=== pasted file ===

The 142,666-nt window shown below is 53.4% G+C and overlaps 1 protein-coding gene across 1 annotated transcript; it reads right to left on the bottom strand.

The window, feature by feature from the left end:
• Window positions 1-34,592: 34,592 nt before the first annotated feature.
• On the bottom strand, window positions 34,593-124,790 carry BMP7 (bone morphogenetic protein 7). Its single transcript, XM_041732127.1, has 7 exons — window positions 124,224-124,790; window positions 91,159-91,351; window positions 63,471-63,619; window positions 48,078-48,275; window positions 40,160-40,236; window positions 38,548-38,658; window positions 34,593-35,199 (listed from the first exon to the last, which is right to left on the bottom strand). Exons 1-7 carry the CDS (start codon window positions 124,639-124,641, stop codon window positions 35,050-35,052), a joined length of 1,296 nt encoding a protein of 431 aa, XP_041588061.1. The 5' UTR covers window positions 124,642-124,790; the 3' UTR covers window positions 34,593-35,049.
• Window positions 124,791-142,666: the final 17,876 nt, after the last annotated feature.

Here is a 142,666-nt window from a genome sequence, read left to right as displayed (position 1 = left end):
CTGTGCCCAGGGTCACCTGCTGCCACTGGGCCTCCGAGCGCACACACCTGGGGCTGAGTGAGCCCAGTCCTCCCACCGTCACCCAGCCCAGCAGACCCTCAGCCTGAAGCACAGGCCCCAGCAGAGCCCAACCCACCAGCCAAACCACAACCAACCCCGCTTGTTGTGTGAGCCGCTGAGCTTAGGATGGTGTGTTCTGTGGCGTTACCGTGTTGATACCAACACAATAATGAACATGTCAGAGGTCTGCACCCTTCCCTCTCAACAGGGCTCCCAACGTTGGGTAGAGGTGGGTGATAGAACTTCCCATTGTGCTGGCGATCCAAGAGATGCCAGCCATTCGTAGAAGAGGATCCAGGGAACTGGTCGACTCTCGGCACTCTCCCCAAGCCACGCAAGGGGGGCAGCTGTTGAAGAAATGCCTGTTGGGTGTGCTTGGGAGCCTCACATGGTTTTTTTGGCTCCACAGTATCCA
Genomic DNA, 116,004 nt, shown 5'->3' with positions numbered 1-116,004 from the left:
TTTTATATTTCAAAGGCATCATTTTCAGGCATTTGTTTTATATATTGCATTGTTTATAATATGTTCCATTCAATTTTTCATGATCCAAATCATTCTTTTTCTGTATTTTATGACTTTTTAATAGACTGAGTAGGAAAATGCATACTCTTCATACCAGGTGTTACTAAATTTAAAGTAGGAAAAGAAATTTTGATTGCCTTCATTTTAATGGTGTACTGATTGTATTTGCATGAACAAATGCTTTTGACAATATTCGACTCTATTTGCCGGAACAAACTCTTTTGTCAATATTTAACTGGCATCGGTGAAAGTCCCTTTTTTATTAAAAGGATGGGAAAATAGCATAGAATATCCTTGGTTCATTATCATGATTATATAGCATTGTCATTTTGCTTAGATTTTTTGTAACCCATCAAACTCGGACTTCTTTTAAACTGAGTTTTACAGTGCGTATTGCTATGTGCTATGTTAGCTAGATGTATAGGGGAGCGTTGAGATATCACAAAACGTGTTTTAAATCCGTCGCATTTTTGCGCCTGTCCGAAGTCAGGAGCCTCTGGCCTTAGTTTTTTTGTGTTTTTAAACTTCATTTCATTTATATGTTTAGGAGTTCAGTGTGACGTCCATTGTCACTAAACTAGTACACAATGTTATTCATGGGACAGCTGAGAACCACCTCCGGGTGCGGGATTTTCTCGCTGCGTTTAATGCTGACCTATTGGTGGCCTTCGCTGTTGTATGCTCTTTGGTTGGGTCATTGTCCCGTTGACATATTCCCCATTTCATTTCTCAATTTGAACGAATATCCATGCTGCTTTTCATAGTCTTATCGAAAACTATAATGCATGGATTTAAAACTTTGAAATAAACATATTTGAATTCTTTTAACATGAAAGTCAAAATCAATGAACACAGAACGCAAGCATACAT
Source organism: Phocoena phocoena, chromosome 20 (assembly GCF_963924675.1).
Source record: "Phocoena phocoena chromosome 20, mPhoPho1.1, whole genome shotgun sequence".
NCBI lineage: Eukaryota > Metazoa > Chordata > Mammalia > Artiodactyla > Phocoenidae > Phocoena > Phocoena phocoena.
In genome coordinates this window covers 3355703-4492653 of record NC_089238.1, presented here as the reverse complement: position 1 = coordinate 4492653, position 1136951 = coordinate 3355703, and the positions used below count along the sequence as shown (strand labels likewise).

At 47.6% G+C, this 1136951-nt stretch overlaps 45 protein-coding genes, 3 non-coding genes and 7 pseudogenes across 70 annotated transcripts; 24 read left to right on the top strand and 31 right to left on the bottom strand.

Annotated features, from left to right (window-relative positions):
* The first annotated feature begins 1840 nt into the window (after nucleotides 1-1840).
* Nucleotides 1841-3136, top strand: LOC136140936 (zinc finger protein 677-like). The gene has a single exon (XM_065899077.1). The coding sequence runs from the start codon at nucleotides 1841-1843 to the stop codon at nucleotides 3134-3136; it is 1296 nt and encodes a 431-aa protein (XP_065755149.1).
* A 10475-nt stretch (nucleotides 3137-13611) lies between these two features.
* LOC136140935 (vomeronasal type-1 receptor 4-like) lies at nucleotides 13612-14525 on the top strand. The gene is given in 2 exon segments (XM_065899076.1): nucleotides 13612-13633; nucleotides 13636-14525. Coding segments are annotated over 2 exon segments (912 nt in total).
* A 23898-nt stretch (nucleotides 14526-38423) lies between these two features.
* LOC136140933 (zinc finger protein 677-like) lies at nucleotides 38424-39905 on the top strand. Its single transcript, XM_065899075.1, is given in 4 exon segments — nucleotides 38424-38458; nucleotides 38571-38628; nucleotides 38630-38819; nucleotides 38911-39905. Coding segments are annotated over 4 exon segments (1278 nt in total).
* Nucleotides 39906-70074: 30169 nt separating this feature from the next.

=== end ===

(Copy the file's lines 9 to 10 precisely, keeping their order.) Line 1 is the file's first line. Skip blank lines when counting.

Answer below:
TTTTATATTTCAAAGGCATCATTTTCAGGCATTTGTTTTATATATTGCATTGTTTATAATATGTTCCATTCAATTTTTCATGATCCAAATCATTCTTTTTCTGTATTTTATGACTTTTTAATAGACTGAGTAGGAAAATGCATACTCTTCATACCAGGTGTTACTAAATTTAAAGTAGGAAAAGAAATTTTGATTGCCTTCATTTTAATGGTGTACTGATTGTATTTGCATGAACAAATGCTTTTGACAATATTCGACTCTATTTGCCGGAACAAACTCTTTTGTCAATATTTAACTGGCATCGGTGAAAGTCCCTTTTTTATTAAAAGGATGGGAAAATAGCATAGAATATCCTTGGTTCATTATCATGATTATATAGCATTGTCATTTTGCTTAGATTTTTTGTAACCCATCAAACTCGGACTTCTTTTAAACTGAGTTTTACAGTGCGTATTGCTATGTGCTATGTTAGCTAGATGTATAGGGGAGCGTTGAGATATCACAAAACGTGTTTTAAATCCGTCGCATTTTTGCGCCTGTCCGAAGTCAGGAGCCTCTGGCCTTAGTTTTTTTGTGTTTTTAAACTTCATTTCATTTATATGTTTAGGAGTTCAGTGTGACGTCCATTGTCACTAAACTAGTACACAATGTTATTCATGGGACAGCTGAGAACCACCTCCGGGTGCGGGATTTTCTCGCTGCGTTTAATGCTGACCTATTGGTGGCCTTCGCTGTTGTATGCTCTTTGGTTGGGTCATTGTCCCGTTGACATATTCCCCATTTCATTTCTCAATTTGAACGAATATCCATGCTGCTTTTCATAGTCTTATCGAAAACTATAATGCATGGATTTAAAACTTTGAAATAAACATATTTGAATTCTTTTAACATGAAAGTCAAAATCAATGAACACAGAACGCAAGCATACAT
Source organism: Phocoena phocoena, chromosome 20 (assembly GCF_963924675.1).